Bob A. Hardage has 26 years of industry experience, starting at Phillips Petroleum where he advanced to the position of Exploration Manager Asia and Latin America, and then at WesternAtlas where he was Vice President of Geophysical Development and Marketing. His industry career was followed by a 28-year position as Senior Research Scientist at the Bureau of Economic Geology, where he established a multicomponent seismic research laboratory. He has served SEG as assistant editor, editor, first vice-president, president-elect, president, past-president, chair of the technical program committee for two annual SEG meetings, honorary lecturer, and short-course instructor. SEG has awarded Bob a special commendation, life membership, and honorary membership. He wrote the monthly Geophysical Corner column for AAPG’s Explorer magazine for 6 years. AAPG has honored Bob with a distinguished service award for promoting geophysics among the geologic community. He has authored 6 books and more than 60 peer-reviewed papers.
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    Jan Van De MortelGeophysicist

    Jan Van De Mortel

    Jan is a geophysicist with a 30+ year international track record, including 20 years with Schlumberger, 4 years with Weatherford, and recent years actively involved in Machine Learning for both oilfield and non-oilfield applications. His work includes developing solutions and applications around transformer networks, probabilistic Machine Learning, etc. Jan currently works as a technical consultant at Geophysical Insights for Continental Europe, the Middle East, and Asia.

    Mike PowneyGeologist | Perceptum Ltd

    Mike Powney

    Mike began his career at SRC a consultancy formed from ECL where he worked extensively on seismic data offshore West Africa and the North Sea. Mike subsequently joined Geoex MCG where he provides global G&G technical expertise across their data portfolio. He also heads up the technical expertise within Geoex MCG on CCUS and natural hydrogen. Within his role at Perceptum, Mike leads the Machine Learning project investigating seismic and well data, offshore Equatorial Guinea.

    Tim GibbonsSales Representative

    Tim Gibbons

    Tim has a BA in Physics from the University of Oxford and an MSc in Exploration Geophysics from Imperial College, London. He started work as a geophysicist for BP in 1988 in London before moving to Aberdeen. There he also worked for Elf Exploration before his love of technology brought a move into the service sector in 1997. Since then, he has worked for Landmark, Paradigm, and TGS in a variety of managerial, sales, and business development roles. Since 2018, he has worked for Geophysical Insights, promoting Paradise throughout the European region.

    Dr. Carrie LaudonSenior Geophysical Consultant

    Applying Unsupervised Multi-Attribute Machine Learning for 3D Stratigraphic Facies Classification in a Carbonate Field, Offshore Brazil

    We present results of a multi-attribute, machine learning study over a pre-salt carbonate field in the Santos Basin, offshore Brazil. These results test the accuracy and potential of Self-organizing maps (SOM) for stratigraphic facies delineation. The study area has an existing detailed geological facies model containing predominantly reef facies in an elongated structure.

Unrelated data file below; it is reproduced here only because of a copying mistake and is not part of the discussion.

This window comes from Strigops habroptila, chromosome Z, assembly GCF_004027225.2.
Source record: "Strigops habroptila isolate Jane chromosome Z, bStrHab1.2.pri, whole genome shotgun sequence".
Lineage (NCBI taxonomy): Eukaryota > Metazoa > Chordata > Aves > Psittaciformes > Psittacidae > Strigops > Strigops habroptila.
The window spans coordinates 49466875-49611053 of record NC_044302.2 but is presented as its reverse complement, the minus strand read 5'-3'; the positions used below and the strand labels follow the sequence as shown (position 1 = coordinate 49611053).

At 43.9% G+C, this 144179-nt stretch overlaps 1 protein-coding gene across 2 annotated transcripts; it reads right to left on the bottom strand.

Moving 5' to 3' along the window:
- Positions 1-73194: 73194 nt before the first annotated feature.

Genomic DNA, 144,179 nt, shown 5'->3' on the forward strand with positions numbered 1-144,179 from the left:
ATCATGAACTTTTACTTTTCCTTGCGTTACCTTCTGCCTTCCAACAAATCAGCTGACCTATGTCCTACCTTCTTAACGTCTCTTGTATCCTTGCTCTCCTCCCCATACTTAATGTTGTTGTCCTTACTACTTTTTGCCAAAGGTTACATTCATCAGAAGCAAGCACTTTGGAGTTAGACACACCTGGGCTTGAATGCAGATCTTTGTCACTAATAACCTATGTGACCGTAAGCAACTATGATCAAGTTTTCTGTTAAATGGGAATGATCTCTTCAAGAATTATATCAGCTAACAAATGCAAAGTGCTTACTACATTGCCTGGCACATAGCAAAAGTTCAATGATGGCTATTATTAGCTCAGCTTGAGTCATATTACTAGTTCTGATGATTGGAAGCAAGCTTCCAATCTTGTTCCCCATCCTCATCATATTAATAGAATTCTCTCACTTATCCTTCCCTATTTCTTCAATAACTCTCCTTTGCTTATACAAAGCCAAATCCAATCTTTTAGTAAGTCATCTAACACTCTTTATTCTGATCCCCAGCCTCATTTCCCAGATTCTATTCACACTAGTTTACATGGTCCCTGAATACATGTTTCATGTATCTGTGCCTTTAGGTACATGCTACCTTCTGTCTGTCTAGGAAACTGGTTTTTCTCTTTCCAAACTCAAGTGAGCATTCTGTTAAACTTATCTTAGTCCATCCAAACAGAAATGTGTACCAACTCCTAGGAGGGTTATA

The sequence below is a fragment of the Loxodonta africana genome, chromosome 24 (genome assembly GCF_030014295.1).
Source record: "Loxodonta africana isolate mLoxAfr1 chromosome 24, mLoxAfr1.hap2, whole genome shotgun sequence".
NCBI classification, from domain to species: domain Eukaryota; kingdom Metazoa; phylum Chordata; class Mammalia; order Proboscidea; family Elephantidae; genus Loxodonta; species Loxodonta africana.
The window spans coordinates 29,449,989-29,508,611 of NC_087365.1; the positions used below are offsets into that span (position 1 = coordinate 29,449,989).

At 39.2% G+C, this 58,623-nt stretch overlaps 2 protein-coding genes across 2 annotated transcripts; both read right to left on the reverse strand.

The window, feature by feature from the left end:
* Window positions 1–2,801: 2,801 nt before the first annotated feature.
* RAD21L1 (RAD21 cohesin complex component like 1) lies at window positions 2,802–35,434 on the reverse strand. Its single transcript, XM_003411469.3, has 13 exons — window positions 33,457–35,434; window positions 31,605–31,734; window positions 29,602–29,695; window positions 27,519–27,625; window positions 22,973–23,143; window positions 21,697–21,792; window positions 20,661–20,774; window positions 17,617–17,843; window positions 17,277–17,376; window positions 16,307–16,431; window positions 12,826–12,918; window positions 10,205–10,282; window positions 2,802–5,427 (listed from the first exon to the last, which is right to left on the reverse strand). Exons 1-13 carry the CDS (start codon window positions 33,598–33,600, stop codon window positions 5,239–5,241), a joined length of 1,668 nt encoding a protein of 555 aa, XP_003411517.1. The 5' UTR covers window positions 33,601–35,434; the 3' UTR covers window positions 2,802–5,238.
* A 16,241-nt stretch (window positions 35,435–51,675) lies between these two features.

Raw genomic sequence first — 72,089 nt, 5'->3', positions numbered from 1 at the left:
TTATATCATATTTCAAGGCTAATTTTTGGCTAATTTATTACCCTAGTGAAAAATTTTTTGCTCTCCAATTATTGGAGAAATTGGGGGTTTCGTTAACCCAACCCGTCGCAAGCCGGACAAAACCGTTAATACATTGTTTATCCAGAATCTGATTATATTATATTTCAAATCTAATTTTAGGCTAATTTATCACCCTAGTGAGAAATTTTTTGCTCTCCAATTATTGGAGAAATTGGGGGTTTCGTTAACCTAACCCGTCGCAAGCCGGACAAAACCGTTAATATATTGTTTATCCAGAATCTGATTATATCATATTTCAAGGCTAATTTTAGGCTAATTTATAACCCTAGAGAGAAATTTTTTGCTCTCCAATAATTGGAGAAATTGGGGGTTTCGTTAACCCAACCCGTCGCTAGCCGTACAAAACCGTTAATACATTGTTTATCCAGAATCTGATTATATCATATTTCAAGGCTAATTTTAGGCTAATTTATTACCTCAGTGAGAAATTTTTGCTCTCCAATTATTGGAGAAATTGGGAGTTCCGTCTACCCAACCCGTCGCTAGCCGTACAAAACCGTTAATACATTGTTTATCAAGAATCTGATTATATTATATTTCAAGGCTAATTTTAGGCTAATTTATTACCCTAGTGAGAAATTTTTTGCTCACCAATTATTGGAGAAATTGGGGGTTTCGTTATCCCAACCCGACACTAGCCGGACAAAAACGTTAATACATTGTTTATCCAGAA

Carrie LaudonSenior Geophysical Consultant - Geophysical Insights

    Automatic Fault Detection and Applying Machine Learning to Detect Thin Beds

    Rapid advances in Machine Learning (ML) are transforming seismic analysis. Using these new tools, geoscientists can accomplish the following quickly and effectively:

    • Run fault detection analysis in a few hours, not weeks
    • Identify thin beds down to a single seismic sample
    • Generate seismic volumes that capture structural and stratigraphic details

    Join us for a ‘Lunch & Learn’ sessions daily at 11:00 where Dr. Carolan (“Carrie”) Laudon will review the theory and results of applying a combination of machine learning tools to obtain the above results.  A detailed agenda follows.


    Automated Fault Detection using 3D CNN Deep Learning

    • Deep learning fault detection
    • Synthetic models
    • Fault image enhancement
    • Semi-supervised learning for visualization
    • Application results
      • Normal faults
      • Fault/fracture trends in complex reservoirs

    Demo of Paradise Fault Detection Thoughtflow®

    Stratigraphic analysis using machine learning with fault detection

    • Attribute Selection using Principal Component Analysis (PCA)
    • Multi-Attribute Classification using Self-Organizing Maps (SOM)
    • Case studies – stratigraphic analysis and fault detection
      • Fault-karst and fracture examples, China
      • Niobrara – Stratigraphic analysis and thin beds, faults
    Thomas ChaparroSenior Geophysicist - Geophysical Insights

    Paradise: A Day in The Life of the Geoscientist